What about trading endangered species?

"The American fur industry does not deal in endangered species. And if one of our members is naughty-that's spelled N-a-u-g-h-t-y-we don't buy them a beer."

Species : Grenville Lucas.

Genus : United kingdom delegate and special patron of precarious plants.

Habitat : Kew Gardens herbarium.

All animals are predators. As far as I'm concerned, they can drop dead." Lucas, chairman of the threatened plants committee ofthe International Union for the Conservation of Nature and National Resources, is only kidding a little

He sits in the conference, redcheeked and mustachioed , looking like a portly Peter Sellers. "In '73, I got all the orchids and cacti put on the convention while nobody noticed. There are 20,000 orchid species. Noe I'm painted as the bad man of the horticulture trade. It's worth millions of dollars a year. No [party to the treaty] is allowed to export listed plants without permits."

Lucas suspiciously eyes the lobbyist for the American Orchid Society. "He's there to remove as many genera from the convention as possible. They get in his way. He sees me as a bloody nuisance. Conservation and science go out the window here. We're talking about politics."

Lucas bemoans the treaty's lack of enforcement. The U.S. Agriculture Department, for instance, has budgeted no funds for the purpose, although "vast numbers" of endangered plants are being imported.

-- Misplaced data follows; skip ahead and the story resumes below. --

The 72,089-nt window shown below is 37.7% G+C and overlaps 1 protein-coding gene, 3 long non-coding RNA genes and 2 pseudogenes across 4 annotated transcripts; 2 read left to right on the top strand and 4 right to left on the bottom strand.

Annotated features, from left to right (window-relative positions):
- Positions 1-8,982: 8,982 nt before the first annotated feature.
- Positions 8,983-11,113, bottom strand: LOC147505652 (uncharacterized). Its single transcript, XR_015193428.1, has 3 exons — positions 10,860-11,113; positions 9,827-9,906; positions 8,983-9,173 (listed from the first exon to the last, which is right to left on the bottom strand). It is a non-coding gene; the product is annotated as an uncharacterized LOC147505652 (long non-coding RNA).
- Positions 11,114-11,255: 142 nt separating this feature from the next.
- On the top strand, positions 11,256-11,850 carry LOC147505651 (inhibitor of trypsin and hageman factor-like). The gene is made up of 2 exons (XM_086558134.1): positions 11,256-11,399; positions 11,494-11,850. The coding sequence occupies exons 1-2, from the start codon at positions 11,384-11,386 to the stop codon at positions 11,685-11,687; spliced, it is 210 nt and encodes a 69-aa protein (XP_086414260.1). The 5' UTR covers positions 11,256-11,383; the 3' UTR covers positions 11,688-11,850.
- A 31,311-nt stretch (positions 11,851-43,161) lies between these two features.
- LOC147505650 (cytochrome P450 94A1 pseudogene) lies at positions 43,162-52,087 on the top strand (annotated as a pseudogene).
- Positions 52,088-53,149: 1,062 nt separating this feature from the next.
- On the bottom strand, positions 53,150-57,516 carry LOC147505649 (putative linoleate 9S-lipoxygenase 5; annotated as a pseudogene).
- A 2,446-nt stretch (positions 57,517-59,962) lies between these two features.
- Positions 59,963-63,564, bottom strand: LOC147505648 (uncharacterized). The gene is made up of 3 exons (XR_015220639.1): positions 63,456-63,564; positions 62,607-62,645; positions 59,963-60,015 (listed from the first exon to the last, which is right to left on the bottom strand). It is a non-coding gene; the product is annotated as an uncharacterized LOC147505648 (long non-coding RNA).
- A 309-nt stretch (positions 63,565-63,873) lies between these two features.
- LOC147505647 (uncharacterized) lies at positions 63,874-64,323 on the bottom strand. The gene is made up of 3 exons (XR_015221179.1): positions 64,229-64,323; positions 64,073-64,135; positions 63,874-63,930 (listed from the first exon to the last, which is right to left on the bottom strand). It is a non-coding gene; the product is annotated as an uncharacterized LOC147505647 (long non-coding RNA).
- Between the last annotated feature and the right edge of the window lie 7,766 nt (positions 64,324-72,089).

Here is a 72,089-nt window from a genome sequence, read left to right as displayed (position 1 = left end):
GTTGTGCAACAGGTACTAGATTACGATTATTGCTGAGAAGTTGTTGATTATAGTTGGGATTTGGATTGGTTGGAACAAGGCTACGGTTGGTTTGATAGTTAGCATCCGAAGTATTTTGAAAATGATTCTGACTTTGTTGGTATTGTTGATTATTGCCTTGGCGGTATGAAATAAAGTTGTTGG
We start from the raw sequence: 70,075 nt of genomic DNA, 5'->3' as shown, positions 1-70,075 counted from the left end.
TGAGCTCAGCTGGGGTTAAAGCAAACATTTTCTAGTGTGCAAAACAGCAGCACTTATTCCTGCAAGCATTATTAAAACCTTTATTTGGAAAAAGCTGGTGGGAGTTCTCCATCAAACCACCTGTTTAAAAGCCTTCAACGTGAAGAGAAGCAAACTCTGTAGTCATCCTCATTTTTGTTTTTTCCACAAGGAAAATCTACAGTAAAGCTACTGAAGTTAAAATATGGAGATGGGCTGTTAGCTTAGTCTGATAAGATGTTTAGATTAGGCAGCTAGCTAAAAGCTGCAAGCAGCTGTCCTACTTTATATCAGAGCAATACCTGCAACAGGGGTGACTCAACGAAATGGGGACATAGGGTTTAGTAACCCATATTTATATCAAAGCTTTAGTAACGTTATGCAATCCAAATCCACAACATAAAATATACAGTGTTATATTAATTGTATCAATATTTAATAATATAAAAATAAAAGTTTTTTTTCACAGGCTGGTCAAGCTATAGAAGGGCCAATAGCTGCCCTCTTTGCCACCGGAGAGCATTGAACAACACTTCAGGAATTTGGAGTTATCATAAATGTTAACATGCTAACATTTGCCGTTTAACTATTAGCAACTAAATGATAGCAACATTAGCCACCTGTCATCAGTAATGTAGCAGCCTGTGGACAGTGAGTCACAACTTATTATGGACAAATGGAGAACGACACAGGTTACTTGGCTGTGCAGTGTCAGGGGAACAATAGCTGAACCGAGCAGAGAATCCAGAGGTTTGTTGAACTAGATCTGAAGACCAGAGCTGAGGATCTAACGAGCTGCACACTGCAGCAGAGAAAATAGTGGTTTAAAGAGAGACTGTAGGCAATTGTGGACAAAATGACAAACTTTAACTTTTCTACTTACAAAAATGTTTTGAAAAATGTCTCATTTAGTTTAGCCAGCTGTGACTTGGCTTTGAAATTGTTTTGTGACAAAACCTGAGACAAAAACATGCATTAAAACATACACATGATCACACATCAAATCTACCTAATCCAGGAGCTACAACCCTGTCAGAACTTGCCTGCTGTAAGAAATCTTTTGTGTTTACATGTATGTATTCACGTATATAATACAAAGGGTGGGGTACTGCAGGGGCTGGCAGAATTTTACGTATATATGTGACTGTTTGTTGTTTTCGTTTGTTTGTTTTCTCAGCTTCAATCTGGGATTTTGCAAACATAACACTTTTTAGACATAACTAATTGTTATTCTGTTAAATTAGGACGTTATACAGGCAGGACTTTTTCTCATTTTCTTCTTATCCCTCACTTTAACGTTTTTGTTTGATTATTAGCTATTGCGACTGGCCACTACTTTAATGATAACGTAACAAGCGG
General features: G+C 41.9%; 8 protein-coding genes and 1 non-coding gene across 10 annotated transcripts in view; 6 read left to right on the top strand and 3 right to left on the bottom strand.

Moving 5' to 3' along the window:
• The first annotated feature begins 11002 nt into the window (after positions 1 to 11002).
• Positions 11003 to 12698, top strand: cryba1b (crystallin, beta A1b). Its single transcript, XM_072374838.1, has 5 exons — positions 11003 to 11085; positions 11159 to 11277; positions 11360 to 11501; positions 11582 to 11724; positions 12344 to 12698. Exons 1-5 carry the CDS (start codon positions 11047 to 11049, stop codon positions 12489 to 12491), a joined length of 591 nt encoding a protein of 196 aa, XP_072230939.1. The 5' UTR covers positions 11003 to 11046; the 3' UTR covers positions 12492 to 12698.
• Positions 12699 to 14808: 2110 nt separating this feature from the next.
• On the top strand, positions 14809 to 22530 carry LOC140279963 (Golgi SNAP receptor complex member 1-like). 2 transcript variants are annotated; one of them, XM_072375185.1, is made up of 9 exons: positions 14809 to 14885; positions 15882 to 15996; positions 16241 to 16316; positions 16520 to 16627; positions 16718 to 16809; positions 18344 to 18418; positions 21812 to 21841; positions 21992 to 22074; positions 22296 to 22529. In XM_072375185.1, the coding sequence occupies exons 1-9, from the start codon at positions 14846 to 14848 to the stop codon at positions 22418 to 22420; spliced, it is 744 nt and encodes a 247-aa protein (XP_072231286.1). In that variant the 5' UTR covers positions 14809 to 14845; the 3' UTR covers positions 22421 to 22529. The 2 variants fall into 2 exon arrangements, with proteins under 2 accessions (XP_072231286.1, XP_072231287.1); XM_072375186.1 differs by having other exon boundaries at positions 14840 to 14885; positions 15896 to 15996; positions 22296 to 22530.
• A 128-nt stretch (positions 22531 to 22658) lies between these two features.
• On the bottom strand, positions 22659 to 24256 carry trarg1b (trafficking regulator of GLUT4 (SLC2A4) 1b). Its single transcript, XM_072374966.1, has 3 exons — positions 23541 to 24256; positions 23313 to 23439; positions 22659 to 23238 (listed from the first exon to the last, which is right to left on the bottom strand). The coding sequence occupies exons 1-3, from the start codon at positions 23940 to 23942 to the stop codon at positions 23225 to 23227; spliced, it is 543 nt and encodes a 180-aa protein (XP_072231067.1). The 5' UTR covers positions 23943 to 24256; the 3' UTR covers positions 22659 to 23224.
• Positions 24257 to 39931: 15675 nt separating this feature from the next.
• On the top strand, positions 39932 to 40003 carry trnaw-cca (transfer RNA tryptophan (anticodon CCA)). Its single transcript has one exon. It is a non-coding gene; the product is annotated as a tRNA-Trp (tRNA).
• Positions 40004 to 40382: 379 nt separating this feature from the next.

He has a solution. "People will pay $2,000 for a rare orchid. The way to break that is to commercially produce tens of thousands of the wretched things. Plants aren't like people. You don't need consenting adults to produce large numbers. If developing countries used the areas their national parks to propagate rare plants, they could use the money to pay for wardens. Unfortunately, it's cheaper to steal from the wild."

Lucas says 20 to 30 orchids are almost extinct, but he won't tell which one. "As soon as you put a name on them, people will want them." As for himself, he owns no plants and "I hate gardening."

Species : Clark Bavin. . .

Genus : Prosecutor.

Habitat : U.S. Fish and Wildlife Service.

Clark Bavin is a cop. Lean, muscular, reserved, he battles in the shadow world of false coduments and laundered shipments. The cargo is neither drugs nor weapons, but animals, dead and alive.

Bavin volunteers no opinions. only facts.

"Recently, we seized 18,000 cat skins on the Mexican Border. Worth $1.2 million. . . there's a big trade in endangered parrots. They come in by plane from Mexico with fake documents, or they come in the door panels of automobiles, stuffed in a nylon sock. They stay quiet that way, and it doesn't kill them. . . we've found alligator hides in crates labeled machine parts."

Bavin confirms that a connection exists between the drug and animal trade. "A smuggler is a smuggler whether it's diamons, furs or dope. They'll bring in a paneload of dope from Colombiand take back some alligator skins. They'll mix a shipment-drugs in a burlap bag of poisonous snakes. . . A soldier once shipped a cat rug to St. Louis from Vietnam. One of our agents thought the head was too heavy. It contained five pounds of heroin."